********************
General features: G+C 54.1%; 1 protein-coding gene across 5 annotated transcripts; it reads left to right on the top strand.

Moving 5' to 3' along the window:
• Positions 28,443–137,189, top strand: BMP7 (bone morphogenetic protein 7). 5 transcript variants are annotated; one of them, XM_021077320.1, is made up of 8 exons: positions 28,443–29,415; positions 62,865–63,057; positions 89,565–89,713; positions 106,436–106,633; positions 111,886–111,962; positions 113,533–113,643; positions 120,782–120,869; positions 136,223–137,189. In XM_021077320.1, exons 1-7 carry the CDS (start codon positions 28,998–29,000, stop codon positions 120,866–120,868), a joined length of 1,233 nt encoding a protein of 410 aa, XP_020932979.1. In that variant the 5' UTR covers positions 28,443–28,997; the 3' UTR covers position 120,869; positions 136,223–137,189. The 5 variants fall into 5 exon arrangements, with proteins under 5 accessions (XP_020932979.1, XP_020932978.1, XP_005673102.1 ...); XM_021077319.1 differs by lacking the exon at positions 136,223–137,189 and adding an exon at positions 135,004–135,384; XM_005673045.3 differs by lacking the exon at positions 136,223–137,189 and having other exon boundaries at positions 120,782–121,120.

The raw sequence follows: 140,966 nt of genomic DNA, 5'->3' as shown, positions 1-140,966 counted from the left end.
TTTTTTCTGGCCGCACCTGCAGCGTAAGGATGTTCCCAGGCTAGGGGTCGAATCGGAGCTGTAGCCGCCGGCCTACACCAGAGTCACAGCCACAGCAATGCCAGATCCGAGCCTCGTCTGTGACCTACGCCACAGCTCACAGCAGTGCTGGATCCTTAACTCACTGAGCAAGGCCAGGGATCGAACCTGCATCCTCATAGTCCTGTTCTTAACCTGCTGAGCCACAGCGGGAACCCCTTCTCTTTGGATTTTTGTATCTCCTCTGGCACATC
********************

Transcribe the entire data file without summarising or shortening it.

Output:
General features: G+C 54.1%; 1 protein-coding gene across 5 annotated transcripts; it reads left to right on the top strand.

Moving 5' to 3' along the window:
• Positions 28,443–137,189, top strand: BMP7 (bone morphogenetic protein 7). 5 transcript variants are annotated; one of them, XM_021077320.1, is made up of 8 exons: positions 28,443–29,415; positions 62,865–63,057; positions 89,565–89,713; positions 106,436–106,633; positions 111,886–111,962; positions 113,533–113,643; positions 120,782–120,869; positions 136,223–137,189. In XM_021077320.1, exons 1-7 carry the CDS (start codon positions 28,998–29,000, stop codon positions 120,866–120,868), a joined length of 1,233 nt encoding a protein of 410 aa, XP_020932979.1. In that variant the 5' UTR covers positions 28,443–28,997; the 3' UTR covers position 120,869; positions 136,223–137,189. The 5 variants fall into 5 exon arrangements, with proteins under 5 accessions (XP_020932979.1, XP_020932978.1, XP_005673102.1 ...); XM_021077319.1 differs by lacking the exon at positions 136,223–137,189 and adding an exon at positions 135,004–135,384; XM_005673045.3 differs by lacking the exon at positions 136,223–137,189 and having other exon boundaries at positions 120,782–121,120.

The raw sequence follows: 140,966 nt of genomic DNA, 5'->3' as shown, positions 1-140,966 counted from the left end.
TTTTTTCTGGCCGCACCTGCAGCGTAAGGATGTTCCCAGGCTAGGGGTCGAATCGGAGCTGTAGCCGCCGGCCTACACCAGAGTCACAGCCACAGCAATGCCAGATCCGAGCCTCGTCTGTGACCTACGCCACAGCTCACAGCAGTGCTGGATCCTTAACTCACTGAGCAAGGCCAGGGATCGAACCTGCATCCTCATAGTCCTGTTCTTAACCTGCTGAGCCACAGCGGGAACCCCTTCTCTTTGGATTTTTGTATCTCCTCTGGCACATC